Giardia is the genus of a protozoan parasite infectious to both humans and pets all over the world. Giardia are flagellates, which mean they move by means of several whip-like structures called “flagella.” They live as a forms called a “trophozoites” or “trophs” for short, in the intestine where they causes diarrhea. In fresh fecal sample, trophozoites can sometimes be captured. They swim around in with a motion described as a "falling leaf" and appear as a funny face (see picture below – the 2 nuclei form the eyes and median bodies form the mouth)
The giardia organism when stained appears to have a funny face.
Swimming giardia organisms seem to float like falling leaves
After a short period of time outside the host’s intestine, the trophozoites round up and form cysts which enable them to survive environmental conditions without a host to protect them. The cyst can live for many months with two incompletely formed trophozoites inside, ready to infect a new host. Contaminated water is the classical source of a Giardia infection.
After it has been swallowed, the cyst shell is digested away freeing the two trophozoites who go forth and attach on the intestinal lining. The troph has a structure called a “ventral disc” which is sort of like a suction cup and is used to attach the organism's body to the intestine. If the troph wants to move to another spot, it lifts itself up and swims to a new spot via its flagella (trophs tend to live in different intestinal areas in different host species and depending the host’s diet). The troph may round itself up and form a cyst while still inside the host's body. If the host has diarrhea, both trophs and cystsmay be shed in the diarrhea; either form can be found in fresh stool.
After infection, it takes 5-12 days in dogs or 5-16 days in cats for Giardia to be found in the host’s stool. Diarrhea can precede the shedding of the Giardia. Infection is more common in kennel situations where animals are housed in groups.
HOW DOES GIARDIA CAUSE DIARRHEA?
No one is completely sure but infection seems to cause problems with normal intestinal absorption of vitamins and other nutrients. Diarrhea is generally not bloody. Immune suppressive medications such as corticosteroids can re-activate an old Giardia infection.
In the past, diagnosis was very difficult. The stool sample being examined needed to be fresh plus Giardia rarely show up on the usual fecal flotation testing methods used to detect other parasites. Traditionally, a fecal sample is mixed in a salt or sugar solution such that any parasite eggs present will float to the top over 10-15 minutes. Some tricks that have been used to facilitate finding Giardia have included:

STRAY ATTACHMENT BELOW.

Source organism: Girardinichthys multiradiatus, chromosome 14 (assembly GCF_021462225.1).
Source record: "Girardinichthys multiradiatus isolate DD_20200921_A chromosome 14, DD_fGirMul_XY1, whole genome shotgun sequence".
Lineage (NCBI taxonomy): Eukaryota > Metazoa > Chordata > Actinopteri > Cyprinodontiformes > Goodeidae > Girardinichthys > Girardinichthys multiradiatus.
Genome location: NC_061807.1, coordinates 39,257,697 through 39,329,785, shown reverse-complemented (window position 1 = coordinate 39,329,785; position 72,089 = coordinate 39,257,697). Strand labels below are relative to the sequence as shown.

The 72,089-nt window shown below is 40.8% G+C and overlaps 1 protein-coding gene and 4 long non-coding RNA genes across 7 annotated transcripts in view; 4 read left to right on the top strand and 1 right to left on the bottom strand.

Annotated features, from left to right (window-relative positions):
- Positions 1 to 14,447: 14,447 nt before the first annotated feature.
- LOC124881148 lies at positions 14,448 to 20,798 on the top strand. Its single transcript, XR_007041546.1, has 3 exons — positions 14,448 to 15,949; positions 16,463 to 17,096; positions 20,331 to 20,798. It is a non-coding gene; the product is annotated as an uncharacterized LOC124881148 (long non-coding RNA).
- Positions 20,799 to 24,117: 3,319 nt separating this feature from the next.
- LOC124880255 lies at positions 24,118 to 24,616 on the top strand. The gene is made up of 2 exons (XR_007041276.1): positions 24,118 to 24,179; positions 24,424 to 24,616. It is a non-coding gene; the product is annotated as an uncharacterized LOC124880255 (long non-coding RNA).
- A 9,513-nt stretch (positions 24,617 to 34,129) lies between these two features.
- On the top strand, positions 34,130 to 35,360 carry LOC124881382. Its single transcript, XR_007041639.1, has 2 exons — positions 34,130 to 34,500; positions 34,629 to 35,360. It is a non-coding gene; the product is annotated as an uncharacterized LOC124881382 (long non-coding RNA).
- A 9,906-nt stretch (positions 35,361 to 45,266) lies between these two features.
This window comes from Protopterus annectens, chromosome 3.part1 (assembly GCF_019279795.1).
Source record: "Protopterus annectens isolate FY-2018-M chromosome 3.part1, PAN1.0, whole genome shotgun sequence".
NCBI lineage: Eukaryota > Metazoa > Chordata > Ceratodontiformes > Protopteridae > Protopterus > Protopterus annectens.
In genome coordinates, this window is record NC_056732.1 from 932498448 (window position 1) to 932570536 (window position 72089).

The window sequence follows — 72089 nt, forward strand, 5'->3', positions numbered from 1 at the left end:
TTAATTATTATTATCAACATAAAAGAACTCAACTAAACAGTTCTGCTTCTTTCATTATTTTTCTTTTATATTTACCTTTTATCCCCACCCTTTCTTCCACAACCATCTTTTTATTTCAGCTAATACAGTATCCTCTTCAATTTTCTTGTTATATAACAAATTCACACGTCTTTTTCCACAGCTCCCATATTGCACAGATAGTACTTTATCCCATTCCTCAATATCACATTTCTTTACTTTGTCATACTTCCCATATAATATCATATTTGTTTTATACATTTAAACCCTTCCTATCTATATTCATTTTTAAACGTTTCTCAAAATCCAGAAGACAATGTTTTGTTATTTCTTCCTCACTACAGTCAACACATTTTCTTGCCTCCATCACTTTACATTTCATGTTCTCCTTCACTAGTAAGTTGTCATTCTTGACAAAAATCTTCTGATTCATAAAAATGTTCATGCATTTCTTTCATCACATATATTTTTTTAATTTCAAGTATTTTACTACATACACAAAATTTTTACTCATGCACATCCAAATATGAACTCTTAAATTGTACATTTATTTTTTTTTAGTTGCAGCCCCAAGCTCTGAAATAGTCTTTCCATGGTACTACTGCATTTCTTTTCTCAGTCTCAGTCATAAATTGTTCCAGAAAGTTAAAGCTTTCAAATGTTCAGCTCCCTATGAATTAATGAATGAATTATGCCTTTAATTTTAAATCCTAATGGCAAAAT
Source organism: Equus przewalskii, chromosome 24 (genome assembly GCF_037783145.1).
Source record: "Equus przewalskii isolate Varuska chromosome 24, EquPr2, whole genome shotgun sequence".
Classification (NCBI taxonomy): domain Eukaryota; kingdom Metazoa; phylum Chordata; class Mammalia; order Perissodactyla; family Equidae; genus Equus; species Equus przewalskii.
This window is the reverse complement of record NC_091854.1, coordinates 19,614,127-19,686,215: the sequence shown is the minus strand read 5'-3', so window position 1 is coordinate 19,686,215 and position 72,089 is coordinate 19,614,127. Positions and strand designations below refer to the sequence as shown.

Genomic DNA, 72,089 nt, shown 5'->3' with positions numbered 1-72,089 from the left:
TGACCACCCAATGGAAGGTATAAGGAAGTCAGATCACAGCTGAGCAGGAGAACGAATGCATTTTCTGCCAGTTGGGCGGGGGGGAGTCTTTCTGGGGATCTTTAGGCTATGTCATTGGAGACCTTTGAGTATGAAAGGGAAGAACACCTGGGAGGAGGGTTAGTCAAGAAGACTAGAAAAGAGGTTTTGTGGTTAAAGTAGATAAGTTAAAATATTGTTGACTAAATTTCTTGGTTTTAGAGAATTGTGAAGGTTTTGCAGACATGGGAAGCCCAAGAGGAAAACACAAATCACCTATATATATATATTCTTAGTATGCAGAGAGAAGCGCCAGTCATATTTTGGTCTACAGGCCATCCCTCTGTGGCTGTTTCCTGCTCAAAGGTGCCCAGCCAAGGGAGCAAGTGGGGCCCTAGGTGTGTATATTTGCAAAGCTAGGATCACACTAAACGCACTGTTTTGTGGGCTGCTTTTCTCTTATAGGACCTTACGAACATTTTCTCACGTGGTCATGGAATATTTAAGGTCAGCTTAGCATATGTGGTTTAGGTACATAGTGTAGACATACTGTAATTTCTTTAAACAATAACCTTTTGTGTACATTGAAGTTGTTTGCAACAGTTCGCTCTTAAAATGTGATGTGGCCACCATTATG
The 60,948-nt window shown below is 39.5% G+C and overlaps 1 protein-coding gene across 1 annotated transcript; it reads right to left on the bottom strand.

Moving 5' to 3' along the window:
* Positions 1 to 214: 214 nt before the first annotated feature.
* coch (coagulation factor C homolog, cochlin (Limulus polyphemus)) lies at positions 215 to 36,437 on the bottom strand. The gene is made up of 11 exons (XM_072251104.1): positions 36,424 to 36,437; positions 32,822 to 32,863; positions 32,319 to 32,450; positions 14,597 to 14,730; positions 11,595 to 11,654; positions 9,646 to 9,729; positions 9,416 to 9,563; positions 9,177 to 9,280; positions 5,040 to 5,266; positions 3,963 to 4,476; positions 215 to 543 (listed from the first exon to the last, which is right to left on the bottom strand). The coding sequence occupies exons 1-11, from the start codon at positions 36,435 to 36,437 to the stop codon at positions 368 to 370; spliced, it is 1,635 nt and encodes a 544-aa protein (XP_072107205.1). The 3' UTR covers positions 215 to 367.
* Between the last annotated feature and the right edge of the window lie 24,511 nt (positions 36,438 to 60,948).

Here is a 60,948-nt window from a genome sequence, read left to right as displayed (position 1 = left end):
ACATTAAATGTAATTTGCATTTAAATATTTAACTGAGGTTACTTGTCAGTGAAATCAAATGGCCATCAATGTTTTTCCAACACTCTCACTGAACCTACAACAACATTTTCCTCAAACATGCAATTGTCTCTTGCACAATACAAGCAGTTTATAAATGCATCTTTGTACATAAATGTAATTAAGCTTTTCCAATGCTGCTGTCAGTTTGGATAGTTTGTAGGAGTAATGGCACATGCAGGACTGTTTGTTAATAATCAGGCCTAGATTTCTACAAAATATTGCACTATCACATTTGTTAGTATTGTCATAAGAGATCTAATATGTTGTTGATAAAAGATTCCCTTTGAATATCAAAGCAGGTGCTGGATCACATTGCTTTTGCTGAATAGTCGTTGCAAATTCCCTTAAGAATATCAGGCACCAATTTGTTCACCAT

Being sure to examine a direct smear of the fecal sample (in hope of finding swimming trophs).
Floating the sample in Zinc Sulfate, a solution which has been found superior in getting Giardia cysts to float.
Staining the sample with some sort of iodine under the microscope to make the Giardia show up easier.
What has made Giardia testing infinitely easier is the development of a commercial ELISA test kit (similar in format to home pregnancy test kits). A fecal sample is tested immunologically for Giardia proteins. This method has dramatically improved the ability to detect Giardia infections and the test can be completed in just a few minutes while the owner waits.
Giardia shed organisms intermittently and may be difficult to detect. Sometimes pets must be retested in order to find an infection.
A broad spectrum dewormer called fenbendazole (Panacur®) seems to be the most reliable treatment at this time. Metronidazole (Flagyl®)in relatively high doses has been a classical treatment for Giardia but studies show it to only be effective in 67% of cases. The high doses required to treat Giardia also have been known to result in temporary neurologic side effects or upset stomach. For some resistant cases, both medications are used concurrently. Febantel is also commonly used for Giardia as it is converted to fenbendazole in the body.
Because cysts can stick to the fur of the infected patient and be a source for re-infection, the positive animal should receive a bath at least once in the course of treatment.
Not all patients with Giardia actually have diarrhea but because Giardia is the most common intestinal parasite affecting humans in North America, treatment is generally recommended for the pet testing positive even if no symptoms are being shown. The idea is to reduce human exposure.
The most readily available effective disinfectant is probably bleach diluted 1:32 in water which required less than one minute of contact to kill Giardia cysts in one study. Organic matter such as dirt or stool is protective to the cyst so on a concrete surface basic cleaning should be effected prior to disinfection. Animals should be thoroughly bathed before being reintroduced into a “clean” area. A properly chlorinated swimming pool should not be able to become contaminated. As for areas with lawn or plants, decontamination will not be possible without killing the plants and allowing the area to dry out in direct sunlight.
A FOOTNOTE ON VACCINATION
A vaccine against Giardia was previously available not to prevent infection in the vaccinated animal but to reduce the shedding of cysts by the vaccinated patient. In other words, the vaccine was designed to reduce the contamination of a kennel where Giardia was expected to be a problem. This would be helpful during an outbreak, in a shelter or rescue situation but is not particularly helpful to the average dog whose owner wants to simply prevent infection. Because of limited usefulness of the vaccine its manufacture was discontinued in 2009.